P-Glycoprotein is a plasma membrane drug efflux protein implicated in extrusion of cytotoxic compounds out of a cell. There is now evidence that suggests expression of this transporter at several subcellular sites, including the nucleus, mitochondria, and Golgi apparatus. This study investigated the localization and expression of P-glycoprotein at the nuclear membrane of rat brain microvessel endothelial (RBE4) and microglial (MLS-9) cell lines. Immunocytochemistry at the light and electron microscope levels using P-glycoprotein monoclonals antibodies demonstrated the localization of the protein at the nuclear envelope of RBE4 and MLS-9 cells. Western blot analysis revealed a single band of 170-kDa in purified nuclear membranes prepared from isolated nuclei of RBE4 and MLS-9 cells. These findings indicate that P-glycoprotein is expressed at the nuclear envelope of rat brain cells and suggest a role in multidrug resistance at this subcellular site.

  2. CEACAM1-Mediated Inhibition of Virus Production.

    PubMed

    Vitenshtein, Alon; Weisblum, Yiska; Hauka, Sebastian; Halenius, Anne; Oiknine-Djian, Esther; Tsukerman, Pinchas; Bauman, Yoav; Bar-On, Yotam; Stern-Ginossar, Noam; Enk, Jonatan; Ortenberg, Rona; Tai, Julie; Markel, Gal; Blumberg, Richard S; Hengel, Hartmut; Jonjic, Stipan; Wolf, Dana G; Adler, Heiko; Kammerer, Robert; Mandelboim, Ofer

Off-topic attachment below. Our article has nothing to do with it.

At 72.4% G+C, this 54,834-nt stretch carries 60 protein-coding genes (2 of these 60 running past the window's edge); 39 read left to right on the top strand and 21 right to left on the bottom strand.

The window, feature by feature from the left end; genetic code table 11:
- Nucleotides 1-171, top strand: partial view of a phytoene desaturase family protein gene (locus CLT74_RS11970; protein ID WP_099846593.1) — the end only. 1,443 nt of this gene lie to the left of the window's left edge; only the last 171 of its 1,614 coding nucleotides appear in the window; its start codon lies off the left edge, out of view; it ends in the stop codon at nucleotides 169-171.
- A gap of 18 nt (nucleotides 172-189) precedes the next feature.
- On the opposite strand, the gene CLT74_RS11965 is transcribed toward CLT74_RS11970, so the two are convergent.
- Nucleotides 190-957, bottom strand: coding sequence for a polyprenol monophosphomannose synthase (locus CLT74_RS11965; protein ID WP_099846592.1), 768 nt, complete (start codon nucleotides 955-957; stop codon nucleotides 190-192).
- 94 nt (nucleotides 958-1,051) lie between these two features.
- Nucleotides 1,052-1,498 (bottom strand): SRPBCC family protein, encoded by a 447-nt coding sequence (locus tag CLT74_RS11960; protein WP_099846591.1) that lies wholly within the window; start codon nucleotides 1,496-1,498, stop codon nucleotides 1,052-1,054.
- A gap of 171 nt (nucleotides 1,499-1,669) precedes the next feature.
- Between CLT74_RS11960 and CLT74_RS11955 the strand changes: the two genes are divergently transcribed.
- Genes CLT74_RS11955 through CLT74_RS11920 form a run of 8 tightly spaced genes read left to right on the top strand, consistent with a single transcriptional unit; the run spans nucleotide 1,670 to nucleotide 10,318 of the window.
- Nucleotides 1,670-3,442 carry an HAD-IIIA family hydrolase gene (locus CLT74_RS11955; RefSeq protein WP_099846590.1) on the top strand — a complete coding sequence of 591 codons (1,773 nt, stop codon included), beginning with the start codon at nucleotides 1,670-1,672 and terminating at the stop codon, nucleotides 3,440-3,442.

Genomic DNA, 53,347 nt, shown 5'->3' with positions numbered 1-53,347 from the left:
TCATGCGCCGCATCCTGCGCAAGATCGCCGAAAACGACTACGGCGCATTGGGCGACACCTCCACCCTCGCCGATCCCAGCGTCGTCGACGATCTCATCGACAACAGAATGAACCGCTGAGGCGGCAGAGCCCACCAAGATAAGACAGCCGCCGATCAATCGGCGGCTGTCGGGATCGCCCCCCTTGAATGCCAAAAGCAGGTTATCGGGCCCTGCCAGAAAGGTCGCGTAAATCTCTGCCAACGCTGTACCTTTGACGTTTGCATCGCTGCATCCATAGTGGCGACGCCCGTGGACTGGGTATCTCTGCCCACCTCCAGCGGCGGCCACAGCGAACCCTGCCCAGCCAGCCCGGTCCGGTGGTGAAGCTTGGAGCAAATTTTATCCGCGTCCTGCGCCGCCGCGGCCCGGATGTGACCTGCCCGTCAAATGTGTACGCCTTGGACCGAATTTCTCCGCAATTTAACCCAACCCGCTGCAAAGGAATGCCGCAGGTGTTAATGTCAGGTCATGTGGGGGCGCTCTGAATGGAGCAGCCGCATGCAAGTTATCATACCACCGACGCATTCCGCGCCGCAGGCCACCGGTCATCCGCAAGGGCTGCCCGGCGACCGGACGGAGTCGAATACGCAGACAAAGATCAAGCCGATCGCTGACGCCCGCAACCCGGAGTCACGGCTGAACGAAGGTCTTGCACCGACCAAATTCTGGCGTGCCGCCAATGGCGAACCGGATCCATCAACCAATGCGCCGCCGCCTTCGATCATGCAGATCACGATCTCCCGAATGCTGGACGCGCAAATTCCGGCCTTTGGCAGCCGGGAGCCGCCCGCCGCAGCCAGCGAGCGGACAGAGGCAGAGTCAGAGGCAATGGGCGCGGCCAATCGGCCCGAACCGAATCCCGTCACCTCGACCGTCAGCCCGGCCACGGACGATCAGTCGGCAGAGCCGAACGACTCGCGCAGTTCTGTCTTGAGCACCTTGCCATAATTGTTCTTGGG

2016-06-14

    Cells in our body can induce hundreds of antiviral genes following virus sensing, many of which remain largely uncharacterized. CEACAM1 has been previously shown to be induced by various innate systems; however, the reason for such tight integration to innate sensing systems was not apparent. Here, we show that CEACAM1 is induced following detection of HCMV and influenza viruses by their respective DNA and RNA innate sensors, IFI16 and RIG-I. This induction is mediated by IRF3, which bound to an ISRE element present in the human, but not mouse, CEACAM1 promoter. Furthermore, we demonstrate that, upon induction, CEACAM1 suppresses both HCMV and influenza viruses in an SHP2-dependent process and achieves this broad antiviral efficacy by suppressing mTOR-mediated protein biosynthesis. Finally, we show that CEACAM1 also inhibits viral spread in ex vivo human decidua organ culture. PMID:27264178

  3. Pharmacokinetics and tolerability of NSC23925b, a novel P-glycoprotein inhibitor: preclinical study in mice and rats.

    PubMed

    Gao, Yan; Shen, Jacson K; Choy, Edwin; Zhang, Zhan; Mankin, Henry J; Hornicek, Francis J; Duan, Zhenfeng

    2016-01-01